So Aereo fans, don't give up yet. This cord-cutter service may yet return thanks to its plan C for cable.

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Topics: Networking, Broadband, Legal

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  • Three Cheers For Aereo

    I wish them the best. Lets see that the cord cutters get a break.
  • Be carefull what you wish for!

    Pay TV implies NO COMMERCIALS! ;-)
  • Brilliant!

    I applaud their decision.

    If the SC says they are a cable company, then they can retransmit local broadcasts.

    Nice, very nice indeed.

    However, if they opt for DVR only services, wouldn't that mean someone not in the local area would be able to subscribe to their services? I'd really like to be able to watch NY and LA broadcasts.
  • Aereo good plan..

    I have discontinued cable tv. It's been 6 months now, do not miss it by much expect for some major sporting events like world cup soccer/espn3; as I have a-prime, netflix and youtube at my finger tips.

    If Aereo provides tv shows through internet and keep to about $10 a month I'd go for it.

    I had cable tv and was sick of it as they used to repeat the movies and shows over and over again at premium price.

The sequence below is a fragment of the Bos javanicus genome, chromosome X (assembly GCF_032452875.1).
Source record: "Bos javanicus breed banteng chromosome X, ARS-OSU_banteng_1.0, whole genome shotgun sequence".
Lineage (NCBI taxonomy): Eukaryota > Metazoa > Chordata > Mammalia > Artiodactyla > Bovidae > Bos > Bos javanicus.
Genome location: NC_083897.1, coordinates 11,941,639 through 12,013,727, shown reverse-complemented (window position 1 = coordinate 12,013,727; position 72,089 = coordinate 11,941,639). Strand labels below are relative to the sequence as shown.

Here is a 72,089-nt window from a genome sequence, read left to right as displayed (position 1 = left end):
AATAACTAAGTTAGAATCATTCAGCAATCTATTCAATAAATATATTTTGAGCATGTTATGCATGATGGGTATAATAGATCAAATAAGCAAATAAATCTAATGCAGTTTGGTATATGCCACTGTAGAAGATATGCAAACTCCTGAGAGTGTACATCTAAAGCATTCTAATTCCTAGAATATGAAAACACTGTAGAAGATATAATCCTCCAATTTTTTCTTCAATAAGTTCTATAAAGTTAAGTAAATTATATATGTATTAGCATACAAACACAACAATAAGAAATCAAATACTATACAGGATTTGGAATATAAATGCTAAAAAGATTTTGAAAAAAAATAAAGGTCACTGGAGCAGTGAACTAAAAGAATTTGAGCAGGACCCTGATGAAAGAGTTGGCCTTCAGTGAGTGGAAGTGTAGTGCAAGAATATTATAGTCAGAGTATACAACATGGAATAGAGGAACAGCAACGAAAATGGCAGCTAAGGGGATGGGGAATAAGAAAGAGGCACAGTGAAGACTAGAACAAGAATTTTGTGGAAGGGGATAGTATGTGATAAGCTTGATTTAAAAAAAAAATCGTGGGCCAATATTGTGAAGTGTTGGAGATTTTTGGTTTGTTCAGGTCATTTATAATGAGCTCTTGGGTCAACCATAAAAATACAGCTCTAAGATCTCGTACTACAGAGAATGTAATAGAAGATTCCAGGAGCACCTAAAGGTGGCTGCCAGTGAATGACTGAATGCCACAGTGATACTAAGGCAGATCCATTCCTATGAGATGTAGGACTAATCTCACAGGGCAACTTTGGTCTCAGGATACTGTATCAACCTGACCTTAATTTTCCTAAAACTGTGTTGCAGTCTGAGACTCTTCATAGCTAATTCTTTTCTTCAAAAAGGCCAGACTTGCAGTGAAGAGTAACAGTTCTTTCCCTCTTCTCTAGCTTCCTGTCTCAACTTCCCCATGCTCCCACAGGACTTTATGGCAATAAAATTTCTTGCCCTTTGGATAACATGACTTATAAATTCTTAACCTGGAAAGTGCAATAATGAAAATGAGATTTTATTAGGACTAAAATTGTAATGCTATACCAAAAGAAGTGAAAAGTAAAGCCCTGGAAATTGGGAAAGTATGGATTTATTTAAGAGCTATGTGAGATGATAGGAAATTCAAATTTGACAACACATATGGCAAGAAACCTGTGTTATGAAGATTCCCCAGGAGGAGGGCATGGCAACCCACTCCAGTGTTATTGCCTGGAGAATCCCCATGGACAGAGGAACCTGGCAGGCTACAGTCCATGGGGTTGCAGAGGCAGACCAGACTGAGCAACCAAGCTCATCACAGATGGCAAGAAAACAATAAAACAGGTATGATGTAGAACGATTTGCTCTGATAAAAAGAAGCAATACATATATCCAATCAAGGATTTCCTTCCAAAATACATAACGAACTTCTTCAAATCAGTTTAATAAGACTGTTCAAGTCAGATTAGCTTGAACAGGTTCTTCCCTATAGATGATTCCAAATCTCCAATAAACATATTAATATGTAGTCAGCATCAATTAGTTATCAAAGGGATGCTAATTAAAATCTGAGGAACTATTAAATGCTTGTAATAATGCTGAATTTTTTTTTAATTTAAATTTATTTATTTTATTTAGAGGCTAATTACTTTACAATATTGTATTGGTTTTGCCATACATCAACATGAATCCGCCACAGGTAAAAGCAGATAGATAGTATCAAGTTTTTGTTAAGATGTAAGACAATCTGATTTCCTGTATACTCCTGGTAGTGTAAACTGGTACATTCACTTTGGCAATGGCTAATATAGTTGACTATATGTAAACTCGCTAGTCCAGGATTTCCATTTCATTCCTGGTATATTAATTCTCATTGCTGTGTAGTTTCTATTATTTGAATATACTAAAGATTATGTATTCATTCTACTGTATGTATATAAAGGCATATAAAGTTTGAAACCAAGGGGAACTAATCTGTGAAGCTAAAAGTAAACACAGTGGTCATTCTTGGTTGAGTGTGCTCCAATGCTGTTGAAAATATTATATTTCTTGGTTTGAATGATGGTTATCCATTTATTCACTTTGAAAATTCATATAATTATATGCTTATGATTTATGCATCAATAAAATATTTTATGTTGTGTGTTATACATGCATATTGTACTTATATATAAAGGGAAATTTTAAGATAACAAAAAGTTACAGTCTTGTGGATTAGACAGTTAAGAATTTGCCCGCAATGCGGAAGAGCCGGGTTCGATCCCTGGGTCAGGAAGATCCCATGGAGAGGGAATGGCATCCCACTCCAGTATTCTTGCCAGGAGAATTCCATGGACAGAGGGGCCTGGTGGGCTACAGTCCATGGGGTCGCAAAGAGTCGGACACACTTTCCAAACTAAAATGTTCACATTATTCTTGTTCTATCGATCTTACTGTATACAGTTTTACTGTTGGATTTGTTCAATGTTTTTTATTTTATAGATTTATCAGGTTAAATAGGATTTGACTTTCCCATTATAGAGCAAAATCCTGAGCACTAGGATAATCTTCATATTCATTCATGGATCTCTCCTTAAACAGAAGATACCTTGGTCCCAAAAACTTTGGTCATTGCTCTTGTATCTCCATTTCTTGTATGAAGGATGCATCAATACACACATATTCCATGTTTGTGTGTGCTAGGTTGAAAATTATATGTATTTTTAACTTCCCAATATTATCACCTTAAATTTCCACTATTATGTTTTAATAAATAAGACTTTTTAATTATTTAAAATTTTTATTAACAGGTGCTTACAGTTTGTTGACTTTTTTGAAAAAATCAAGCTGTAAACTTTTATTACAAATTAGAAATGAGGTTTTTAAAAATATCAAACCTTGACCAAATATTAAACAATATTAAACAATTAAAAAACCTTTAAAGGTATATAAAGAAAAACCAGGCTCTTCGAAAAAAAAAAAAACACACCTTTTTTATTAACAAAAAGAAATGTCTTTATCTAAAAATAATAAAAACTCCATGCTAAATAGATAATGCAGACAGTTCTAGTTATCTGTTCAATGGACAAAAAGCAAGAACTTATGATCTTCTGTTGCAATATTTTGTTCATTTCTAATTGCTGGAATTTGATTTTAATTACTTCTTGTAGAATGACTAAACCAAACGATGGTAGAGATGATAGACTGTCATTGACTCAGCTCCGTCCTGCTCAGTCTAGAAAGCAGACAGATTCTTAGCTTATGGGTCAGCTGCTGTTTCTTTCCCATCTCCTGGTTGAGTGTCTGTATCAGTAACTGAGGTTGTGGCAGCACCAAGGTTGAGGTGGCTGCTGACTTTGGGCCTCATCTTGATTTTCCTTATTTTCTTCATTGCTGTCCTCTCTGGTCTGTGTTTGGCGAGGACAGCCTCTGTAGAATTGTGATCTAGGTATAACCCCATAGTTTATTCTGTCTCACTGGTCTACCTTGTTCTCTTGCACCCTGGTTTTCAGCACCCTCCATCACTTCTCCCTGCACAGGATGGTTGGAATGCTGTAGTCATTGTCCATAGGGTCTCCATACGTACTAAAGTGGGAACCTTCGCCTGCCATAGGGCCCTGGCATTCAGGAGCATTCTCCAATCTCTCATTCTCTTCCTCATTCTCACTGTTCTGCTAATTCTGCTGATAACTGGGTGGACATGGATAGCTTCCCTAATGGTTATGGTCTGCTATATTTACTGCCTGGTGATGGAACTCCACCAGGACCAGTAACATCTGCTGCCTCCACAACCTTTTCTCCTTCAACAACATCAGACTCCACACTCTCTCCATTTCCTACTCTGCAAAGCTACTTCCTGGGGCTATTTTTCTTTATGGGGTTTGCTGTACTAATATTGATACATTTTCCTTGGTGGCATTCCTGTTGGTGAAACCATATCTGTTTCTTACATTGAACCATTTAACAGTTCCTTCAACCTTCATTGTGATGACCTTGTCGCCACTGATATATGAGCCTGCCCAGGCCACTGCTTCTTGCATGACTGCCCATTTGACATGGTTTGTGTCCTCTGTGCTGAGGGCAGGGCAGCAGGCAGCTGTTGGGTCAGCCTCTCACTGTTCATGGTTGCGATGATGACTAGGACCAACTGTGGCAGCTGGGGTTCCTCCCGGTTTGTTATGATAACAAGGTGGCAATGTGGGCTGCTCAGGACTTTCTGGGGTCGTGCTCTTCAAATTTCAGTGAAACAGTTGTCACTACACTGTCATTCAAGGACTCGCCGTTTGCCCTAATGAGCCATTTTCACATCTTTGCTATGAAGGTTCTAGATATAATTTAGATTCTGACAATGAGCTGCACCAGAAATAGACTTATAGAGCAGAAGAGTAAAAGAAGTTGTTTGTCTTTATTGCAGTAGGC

Aereo go for it. Do not give up.
  • Shooting themselves

    The networks are just shooting themselves in the foot with this. The cord cutter movement is gaining steam, and people are finding other sources of entertainment as the networks make it harder and harder for people to watch their content without paying $70.00 a month for the TV portion of basic cable. There was a time when you got all your entertainment over the air for free. You just had to endure a few commercials. Then cable rolled in and you got 100 channels you mostly never watched, and a cable bill that kept increasing year over year. Then, to add insult to injury, networks and cable companies have begun adding prominent, huge watermarks to the movies they show, to encourage consumers not to tape them. Yet all this does is make the movies unwatchable to begin with. And now Hulu+ has begun adding these same watermarks.

    I'm basically done with these bozos. Spitting in my face and telling me its rain. Greed is going to kill the big media companies. I look forward to a new model of independent, internet based shows. It won't be long at the rate the networks and cable companies a torpedoing their own services by over-pricing and bastardizing their wares.
    • dsf3g: "the networks"

      There are good networks and there are bad networks.

      I just finished watching the 2014 World Cup yesterday via OTA broadcasts from Univision. Pretty much, the whole thing. In the latter part of Stage 1, when there were 4 games played per day (2 games simultaneously), UniMas also carried the games OTA allowing viewers to choose.

      This was not overpriced. All that was required of me was to watch commercials (which, mostly, were pretty good) before the game, if I tuned in a little early. and during half-time.

      Compare this to ESPN broadcasts via ABC OTA. There were few games aired. I didn't bother. ESPN and ABC are the worst.
      Rabid Howler Monkey
  • An Opportunity Just Waiting for Someone to Exploit